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NEW YORK CITY-This past Friday, the Bureau of labor Statistics released its Employment Situation report for October. According to the report, the number of unemployed Americans increased by 558,000 that month alone, bringing the national total of those without work to around 15.7 million.

Official numbers from the state’s Department of Labor released on October 15 show five-borough New York City unemployment at 10.3%, up from 10.2% in September. As the numbers show, the most dramatic job cuts appear to have occurred between November 2008 and April 2009.

In New York City, the current crisis has led some to speculate that the city’s financial services industry may be in for a permanent restructuring which could mean further uncertainty in the commercial real estate office market. Meanwhile, the downturn has led local political leaders to call for greater efforts at economic diversification. Still others hold on to optimism, saying not only that Wall Street will recover, but also that it will bring New York City and its commercial market back to the highway of recovery.

But for now, as if offering a nugget of hope that stabilization may in fact be on the city’s horizon, the New York Federal Reserve’s Coincident Economic Indicators shows that since May, the measure of economic activity in the city has actually been “improving.”

For example, a spokesman from the New York City Economic Development Corp. tells GlobeSt.com that leisure and hospitality employment peaked in September 2008 at 312,000. The sector then lost 11,000 jobs between October 2008 and April 2009, but since April it has added 12,000 jobs, reaching a new peak in August of 313,000.

“It’s a challenging environment, but the data does tell an important story about improvement in the city’s economic activity,” Sam Chandan, president of Real Estate Econometrics, tells GlobeSt.com.

Overall, “private sector employment was projected to have declined by over 200,000 jobs through August 2009,” says the spokesperson from the city’s Economic Development Corp. The spokesperson adds that so far, the losses have been below 100,000.

Still, that hasn’t slowed the tide of concern surrounding the city’s largest economic driver, finance. As spelled out in a June 2009 report from the state’s Department of Labor, on an industry basis, financial activities is predicted to experience the largest long-term employment decline of any sector in both the state and city’s economies, with professional and business services expected to have the second largest set of losses.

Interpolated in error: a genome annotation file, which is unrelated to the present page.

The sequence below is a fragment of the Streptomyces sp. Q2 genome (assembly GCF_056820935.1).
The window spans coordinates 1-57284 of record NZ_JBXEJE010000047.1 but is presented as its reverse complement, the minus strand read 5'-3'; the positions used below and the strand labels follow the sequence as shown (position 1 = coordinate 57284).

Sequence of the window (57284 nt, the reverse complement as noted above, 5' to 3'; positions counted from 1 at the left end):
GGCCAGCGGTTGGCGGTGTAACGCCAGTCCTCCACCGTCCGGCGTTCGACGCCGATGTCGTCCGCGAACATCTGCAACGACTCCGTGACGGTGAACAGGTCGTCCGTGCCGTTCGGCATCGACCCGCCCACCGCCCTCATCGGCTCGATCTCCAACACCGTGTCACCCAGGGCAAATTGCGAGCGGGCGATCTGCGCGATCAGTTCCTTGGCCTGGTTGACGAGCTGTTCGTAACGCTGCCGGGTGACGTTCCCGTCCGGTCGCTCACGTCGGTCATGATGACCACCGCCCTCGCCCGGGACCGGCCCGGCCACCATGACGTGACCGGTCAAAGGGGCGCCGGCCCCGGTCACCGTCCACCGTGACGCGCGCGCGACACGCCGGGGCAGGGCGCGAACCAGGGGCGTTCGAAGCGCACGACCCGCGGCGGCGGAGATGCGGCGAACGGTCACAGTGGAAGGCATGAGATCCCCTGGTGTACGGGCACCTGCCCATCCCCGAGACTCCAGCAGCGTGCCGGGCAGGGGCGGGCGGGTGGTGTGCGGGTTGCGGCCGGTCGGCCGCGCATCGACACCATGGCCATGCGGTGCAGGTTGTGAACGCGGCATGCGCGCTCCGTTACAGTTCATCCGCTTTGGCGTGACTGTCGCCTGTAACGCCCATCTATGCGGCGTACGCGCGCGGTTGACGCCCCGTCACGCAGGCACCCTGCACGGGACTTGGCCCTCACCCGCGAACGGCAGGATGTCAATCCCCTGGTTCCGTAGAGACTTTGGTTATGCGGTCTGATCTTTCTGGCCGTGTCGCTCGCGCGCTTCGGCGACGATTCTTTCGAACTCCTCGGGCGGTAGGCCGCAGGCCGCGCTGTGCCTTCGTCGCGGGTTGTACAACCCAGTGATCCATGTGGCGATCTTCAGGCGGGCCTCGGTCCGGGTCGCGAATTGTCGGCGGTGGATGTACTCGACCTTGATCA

And, despite recent reports that show surprising new profit margins at a few, large and higher-profile Wall Street firms like Goldman Sachs, some experts still predict many of the eliminated jobs at some of the big and small firms simply won’t be coming back.<P.According to the New York Fed, since many of the higher income jobs in the finance sector account for around 30% of the city's total wages in a peak year, each job in the city's securities industry is estimated to account for two additional jobs in the city. As an example of the trickle-down impact, Eastern Consolidated reported in September that restaurants in New York City have eliminated 3,400 jobs. A September study from the New York Fed, titled ‘"Is the Worst Over? Economic Indexes and the Course of the Recession in New York and New Jersey," warns that the downsizing of the area's critical finance sector could pose a major risk to the economic outlook of the entire region going forward, particularly for New York City.

On the ground, all [those indicators] present a pretty simple equation for the Commercial Real Estate office market, according to Studley executive director Howard Nottingham. He tells GlobeSt.com, “If the average space is 250 square feet per person, then you can figure pretty quickly what increasing unemployment does to office space.”

As Nottingham notes, this particular downturn’s increasing vacancy rate is not the result of over-development as it has been in previous cycles. Instead, he says, it’s simply a reduction of the work force.

According to the New York Fed’s September report, “headline news stories of New York City’s financial sector layoffs in the tens of thousands actually started as early as fall 2007, but those numbers were slow to be reflected in local employment counts.” The report says the declines “began showing up in early 2008, and by July 2009, the number of jobs in the sector were down 42,000 from its January peak, with no let up in the pace of the decline.”